Google is celebrating the 96th birthday of Indian musician Pandit Ravi Shankar with a doodle of the instrument he used to mesmerise millions the world over – a sitar. The icon was hailed as a "national treasure and global ambassador of India's cultural heritage" and is widely credited with popularising Indian music in the 1960s.
Born on 7 April 1920 in West Bengal, Shankar would go on to compose a number of film scores including Satyajit Ray's Apu trilogy and Richard Attenborough's Gandhi. He also introduced European and US audiences to Indian ragas after he began touring overseas in the 1950s.
In 1966 he met George Harrison, who was keen to learn to play the sitar, and the pair struck up what Shankar described as a "beautiful relationship." Describing their famous friendship, he said: "Guru and disciple and friend at the same time and father and son as well."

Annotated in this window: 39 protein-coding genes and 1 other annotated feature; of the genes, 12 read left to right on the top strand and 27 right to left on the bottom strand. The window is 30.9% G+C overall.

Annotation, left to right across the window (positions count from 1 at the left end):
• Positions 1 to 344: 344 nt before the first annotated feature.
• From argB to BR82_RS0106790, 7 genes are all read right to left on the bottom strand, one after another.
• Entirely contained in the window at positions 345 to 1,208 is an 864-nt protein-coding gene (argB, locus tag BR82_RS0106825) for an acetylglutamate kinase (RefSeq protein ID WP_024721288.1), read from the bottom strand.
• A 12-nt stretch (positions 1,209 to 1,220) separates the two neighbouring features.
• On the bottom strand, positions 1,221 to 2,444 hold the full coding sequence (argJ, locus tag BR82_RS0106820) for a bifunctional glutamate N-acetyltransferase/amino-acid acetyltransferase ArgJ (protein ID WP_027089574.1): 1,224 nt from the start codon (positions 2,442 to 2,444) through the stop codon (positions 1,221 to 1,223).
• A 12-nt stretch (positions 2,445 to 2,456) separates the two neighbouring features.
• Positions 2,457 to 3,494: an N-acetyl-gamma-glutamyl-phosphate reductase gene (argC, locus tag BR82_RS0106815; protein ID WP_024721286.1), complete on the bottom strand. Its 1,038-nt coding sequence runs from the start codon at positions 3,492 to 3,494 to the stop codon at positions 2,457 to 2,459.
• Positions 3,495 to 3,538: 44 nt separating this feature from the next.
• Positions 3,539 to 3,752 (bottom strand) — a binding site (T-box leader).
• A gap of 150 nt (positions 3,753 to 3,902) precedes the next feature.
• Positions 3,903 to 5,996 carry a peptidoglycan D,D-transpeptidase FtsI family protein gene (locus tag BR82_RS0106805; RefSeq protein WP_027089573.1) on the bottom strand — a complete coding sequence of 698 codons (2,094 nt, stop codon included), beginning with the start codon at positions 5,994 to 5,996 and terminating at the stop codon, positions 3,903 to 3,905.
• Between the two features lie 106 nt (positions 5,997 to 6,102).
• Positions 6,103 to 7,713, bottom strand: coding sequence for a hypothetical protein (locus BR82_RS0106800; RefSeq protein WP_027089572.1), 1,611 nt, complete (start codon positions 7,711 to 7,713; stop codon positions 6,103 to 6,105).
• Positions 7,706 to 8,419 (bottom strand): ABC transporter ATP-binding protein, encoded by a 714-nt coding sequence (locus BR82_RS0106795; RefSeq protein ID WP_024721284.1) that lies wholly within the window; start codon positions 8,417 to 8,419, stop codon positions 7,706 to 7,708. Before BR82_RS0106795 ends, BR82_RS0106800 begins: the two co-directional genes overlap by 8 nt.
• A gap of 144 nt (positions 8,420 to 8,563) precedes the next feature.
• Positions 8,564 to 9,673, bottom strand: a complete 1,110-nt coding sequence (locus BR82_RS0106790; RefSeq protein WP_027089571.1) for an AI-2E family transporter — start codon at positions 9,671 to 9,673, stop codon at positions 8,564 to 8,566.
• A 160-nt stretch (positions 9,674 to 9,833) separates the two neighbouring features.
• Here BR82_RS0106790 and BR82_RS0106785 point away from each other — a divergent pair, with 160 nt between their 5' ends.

In a statement Google said: "Shankar evangelised the use of Indian instruments in Western music, introducing the atmospheric hum of the sitar to audiences worldwide. He performed frequently with the violinist Yehudi Menuhin, and composed a concerto with sitar for the London Symphony Orchestra.
"Shankar also taught George Harrison of the Beatles how to play the sitar, and widely influenced popular music in the 1960s and 70s." Harrison had famously described the sitar legend as "the godfather of world music".
The centerpiece of the doodle was created by artist Kevin Laughlin and resembles the type of sitar played by the musical maestro, including a second gourd-shape resonator at the top of the instrument's neck.
Shankar had three children, including Grammy award-winning singer Norah Jones, who has sold more than 50 million albums worldwide and her half-sister, Anoushka Shankar, who is also a sitar player and composer.